17. Yoder, J. B. Smith, C. I. Rowley, D. J. Flatz, R. Godsoe, W. Drummond, C. Pellmyr, O. 2013 Effects of gene flow on phenotype matching between two varieties of Joshua tree (Yucca brevifolia; Agavaceae) and their pollinators. Journal of Evolutionary Biology 26, 1220-1233.

16. Beckage, B. Gross L. Platt, W. Godsoe, W. and D. Simberloff. 2012. Individual variation and weak neutrality as determinants of forest diversity. Frontiers in Biogeography. 3(4). fb_12446

15. Godsoe, W., and L., J., Harmon. 2012. How do species interactions affect species distribution models? Ecography. 35: 811-820.

14. Smith, C. I., Tank, S., Godsoe, W., Levenick, J., Strand, E., Esque, T., and O. Pellmyr. 2011. Plants and herbivorous insects are evolutionary communities: concerted range changes in Joshua trees and four yucca moths. PLoS one. 6: e25628.

13. Beckage, B. Gross L. Platt, W. Godsoe, W. and D. Simberloff. Accepted. Individual variation and weak neutrality as determinants of forest diversity. Frontiers in Biogeography.

12. Godsoe, W. 2010. I can’t define the niche but I know it when I see it: a formal link between statistical theory and the ecological niche. Oikos. 119: 53-60.

11. Godsoe, W. 2010. Regional variation exaggerates ecological divergence in niche models. Systematic Biology. 59: 298-306. (Cover illustration)

10. Godsoe, W., Yoder, J., Smith, C. I., Drummond, C. S., and O. Pellmyr. 2010. Absence of population-level phenotype matching in an obligate pollination mutualism. Journal of Evolutionary Biology. 23: 2739-2746.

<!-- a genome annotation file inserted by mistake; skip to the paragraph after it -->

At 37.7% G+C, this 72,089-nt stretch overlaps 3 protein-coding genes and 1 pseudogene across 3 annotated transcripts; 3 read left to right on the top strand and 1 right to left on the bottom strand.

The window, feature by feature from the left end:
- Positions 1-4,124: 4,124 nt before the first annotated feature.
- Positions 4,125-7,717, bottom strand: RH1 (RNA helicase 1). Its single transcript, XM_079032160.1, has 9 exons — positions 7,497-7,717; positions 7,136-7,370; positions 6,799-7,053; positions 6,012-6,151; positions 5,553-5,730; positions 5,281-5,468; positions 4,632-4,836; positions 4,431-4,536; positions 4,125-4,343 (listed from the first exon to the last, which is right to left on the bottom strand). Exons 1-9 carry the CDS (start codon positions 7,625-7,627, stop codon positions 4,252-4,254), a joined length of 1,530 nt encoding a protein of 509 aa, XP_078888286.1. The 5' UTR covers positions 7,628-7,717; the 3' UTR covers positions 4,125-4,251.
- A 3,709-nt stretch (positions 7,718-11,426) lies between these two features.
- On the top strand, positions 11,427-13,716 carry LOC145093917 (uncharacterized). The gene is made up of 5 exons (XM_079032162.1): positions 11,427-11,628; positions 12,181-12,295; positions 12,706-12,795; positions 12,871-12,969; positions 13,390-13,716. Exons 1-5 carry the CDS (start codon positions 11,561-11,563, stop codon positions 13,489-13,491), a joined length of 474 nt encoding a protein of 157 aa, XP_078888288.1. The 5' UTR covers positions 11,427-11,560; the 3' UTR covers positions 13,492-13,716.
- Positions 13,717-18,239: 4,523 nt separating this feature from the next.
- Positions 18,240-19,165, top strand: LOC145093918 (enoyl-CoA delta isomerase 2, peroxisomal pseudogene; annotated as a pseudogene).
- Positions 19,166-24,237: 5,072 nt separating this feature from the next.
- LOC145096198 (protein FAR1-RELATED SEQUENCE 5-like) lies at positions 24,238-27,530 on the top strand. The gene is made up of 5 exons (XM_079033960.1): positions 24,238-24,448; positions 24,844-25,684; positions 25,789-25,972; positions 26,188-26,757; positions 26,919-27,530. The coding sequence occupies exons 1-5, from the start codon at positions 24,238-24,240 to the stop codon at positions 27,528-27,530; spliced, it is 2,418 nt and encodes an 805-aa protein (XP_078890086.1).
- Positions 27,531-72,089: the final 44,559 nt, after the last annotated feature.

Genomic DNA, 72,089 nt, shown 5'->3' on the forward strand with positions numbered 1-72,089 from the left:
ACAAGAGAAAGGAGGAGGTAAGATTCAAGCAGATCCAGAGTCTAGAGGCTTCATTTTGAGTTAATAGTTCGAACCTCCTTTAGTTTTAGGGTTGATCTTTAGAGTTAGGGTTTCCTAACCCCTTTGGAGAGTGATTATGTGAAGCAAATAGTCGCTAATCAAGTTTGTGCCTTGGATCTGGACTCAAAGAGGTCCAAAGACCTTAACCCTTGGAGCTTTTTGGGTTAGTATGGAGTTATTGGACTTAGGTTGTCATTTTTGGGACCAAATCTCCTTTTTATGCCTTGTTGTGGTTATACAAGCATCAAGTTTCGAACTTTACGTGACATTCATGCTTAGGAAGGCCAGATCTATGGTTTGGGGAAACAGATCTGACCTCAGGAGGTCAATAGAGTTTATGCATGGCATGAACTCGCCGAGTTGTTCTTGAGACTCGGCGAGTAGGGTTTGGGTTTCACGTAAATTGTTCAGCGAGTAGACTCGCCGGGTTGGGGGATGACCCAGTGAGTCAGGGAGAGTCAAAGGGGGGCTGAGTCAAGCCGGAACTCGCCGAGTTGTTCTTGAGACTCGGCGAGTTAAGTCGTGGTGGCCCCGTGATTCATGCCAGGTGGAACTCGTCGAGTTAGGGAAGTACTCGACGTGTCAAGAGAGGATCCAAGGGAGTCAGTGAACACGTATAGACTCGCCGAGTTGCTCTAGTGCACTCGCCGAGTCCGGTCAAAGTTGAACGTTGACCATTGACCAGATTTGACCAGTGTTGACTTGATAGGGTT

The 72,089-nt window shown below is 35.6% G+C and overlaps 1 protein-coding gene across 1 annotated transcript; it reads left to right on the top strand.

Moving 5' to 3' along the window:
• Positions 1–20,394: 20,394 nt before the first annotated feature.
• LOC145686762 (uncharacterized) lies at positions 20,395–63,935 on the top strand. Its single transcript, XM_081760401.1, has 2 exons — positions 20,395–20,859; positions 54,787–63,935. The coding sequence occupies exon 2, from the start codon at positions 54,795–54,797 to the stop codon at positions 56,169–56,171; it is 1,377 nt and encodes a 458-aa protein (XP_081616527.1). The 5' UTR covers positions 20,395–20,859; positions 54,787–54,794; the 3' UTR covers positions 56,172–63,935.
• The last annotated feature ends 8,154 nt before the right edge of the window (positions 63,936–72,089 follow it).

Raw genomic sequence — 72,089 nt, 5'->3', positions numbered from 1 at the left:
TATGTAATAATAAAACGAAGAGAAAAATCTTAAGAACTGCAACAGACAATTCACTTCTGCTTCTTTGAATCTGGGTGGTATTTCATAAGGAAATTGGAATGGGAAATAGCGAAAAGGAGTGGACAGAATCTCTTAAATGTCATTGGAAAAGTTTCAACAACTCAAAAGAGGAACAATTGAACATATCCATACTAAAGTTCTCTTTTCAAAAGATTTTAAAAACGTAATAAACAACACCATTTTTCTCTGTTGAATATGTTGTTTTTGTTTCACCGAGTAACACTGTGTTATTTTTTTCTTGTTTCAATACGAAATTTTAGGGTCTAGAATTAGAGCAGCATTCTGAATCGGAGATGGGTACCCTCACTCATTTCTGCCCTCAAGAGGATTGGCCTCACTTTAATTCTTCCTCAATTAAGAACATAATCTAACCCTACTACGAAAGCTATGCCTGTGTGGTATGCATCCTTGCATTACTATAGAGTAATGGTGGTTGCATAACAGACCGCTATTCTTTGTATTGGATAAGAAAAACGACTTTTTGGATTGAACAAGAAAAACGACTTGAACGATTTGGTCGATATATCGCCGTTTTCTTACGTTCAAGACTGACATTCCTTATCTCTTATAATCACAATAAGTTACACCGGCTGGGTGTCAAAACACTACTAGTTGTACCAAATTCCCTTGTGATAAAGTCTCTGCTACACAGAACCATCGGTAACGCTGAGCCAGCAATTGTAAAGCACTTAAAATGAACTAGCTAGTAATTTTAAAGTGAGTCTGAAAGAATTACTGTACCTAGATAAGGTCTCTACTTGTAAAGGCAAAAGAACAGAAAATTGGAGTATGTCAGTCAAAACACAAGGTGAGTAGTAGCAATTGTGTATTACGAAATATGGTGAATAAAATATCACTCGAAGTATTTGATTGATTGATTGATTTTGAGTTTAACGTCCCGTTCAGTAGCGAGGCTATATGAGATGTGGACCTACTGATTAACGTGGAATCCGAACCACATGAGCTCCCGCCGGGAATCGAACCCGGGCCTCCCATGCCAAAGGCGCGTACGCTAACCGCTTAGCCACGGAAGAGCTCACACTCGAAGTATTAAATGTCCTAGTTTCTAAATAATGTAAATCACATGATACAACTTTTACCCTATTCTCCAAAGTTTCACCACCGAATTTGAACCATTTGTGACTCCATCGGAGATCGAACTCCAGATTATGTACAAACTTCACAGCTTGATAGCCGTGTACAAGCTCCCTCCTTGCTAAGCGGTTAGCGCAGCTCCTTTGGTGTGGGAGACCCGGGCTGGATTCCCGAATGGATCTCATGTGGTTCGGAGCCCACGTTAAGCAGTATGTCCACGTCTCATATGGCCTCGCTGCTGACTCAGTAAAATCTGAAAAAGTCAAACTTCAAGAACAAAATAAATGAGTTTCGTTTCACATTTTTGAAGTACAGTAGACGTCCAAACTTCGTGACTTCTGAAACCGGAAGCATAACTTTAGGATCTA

9. Yoder, J. B., Des Roches, S., Eastman, J., Gentry, L., Godsoe, W. Hagey, T., Jochimsen D., Oswald, B., Robertson, J., Sarver, B., Schenk, J. J., Spear, S., and L. J. Harmon. 2010. Perspective: ecological opportunity and the origin of adaptive radiations. Journal of Evolutionary Biology. 23: 1581-1596.

8. Godsoe, W., Strand, E., Smith, C. I., Yoder, J. B., Esque, T. C., and O. Pellmyr. 2009. Divergence in an obligate mutualism is not explained by divergent climatic requirements. The New Phytologist. 183: 589-599. (Cover mention)

7. Pellmyr, O., Yoder, J. B., and W. Godsoe. 2009. Prodoxus praedictus, sp.n., a new bogus yucca moth from southern California. Journal of the Lepidopterist’s Society. 63:137-140.

6. Smith, C. I., Drummond, C. D., Godsoe, W., Yoder, J. B., and O. Pellmyr. 2009. Host specificity and reproductive success of yucca moths (Tegeticula spp. Lepidoptera: Prodoxidae) mirror patterns of gene flow between host plant varieties of the Joshua tree (Yucca brevifolia: Agavaceae). Molecular Ecology. 18: 5218-5229. (Cover photograph)

5. Smith, C. I. Godsoe, W. Tank, S. Yoder, J. B., and O. Pellmyr. 2008. Distinguishing coevolution from covicariance in an obligate pollination mutualism: Asynchronous divergence in Joshua tree and its pollinators. Evolution. 62: 2676-2687. (Cover photograph)

4. Godsoe, W., Yoder, J. B., Smith, C. I., and O. Pellmyr. 2008. Coevolution and divergence in the Joshua tree/ Yucca moth mutualism. The American Naturalist. 171: 816-823.

3. Gomulkiewicz, R., Drown, D. M., Dybdahl, M, Godsoe, W. Nuismer, S. L., Pepin, K. M., Ridenhour, B., Smith, C. I., and J. B. Yoder. 2007. Dos and Don’ts of testing the geographic mosaic theory of coevolution. Heredity. 98: 249-258.

2. Agrawal, A., Kotanen, P., Mitchell, C., Power, A., Godsoe, W., and J. Klironomos. 2005. Enemy release? An experiment with congeneric plant pairs and diverse above and belowground enemies. Ecology. 86: 2979-2989.

1. Godsoe, W. 2003. Evidence for the extirpation of Ceropales bipunctata Say (Hymenoptera: Pompilidae) in Ontario. Journal of the Entomological Society of Ontario. 134: 137-142.

Photo captions

Top: Hiking in Canterbury New Zealand. Middle: Joshua tree, Yucca brevifolia var. brevifolia in Tikaboo valley NV. Fresh snow in the distance. Bottom: Greya enchrysa Spalding Idaho.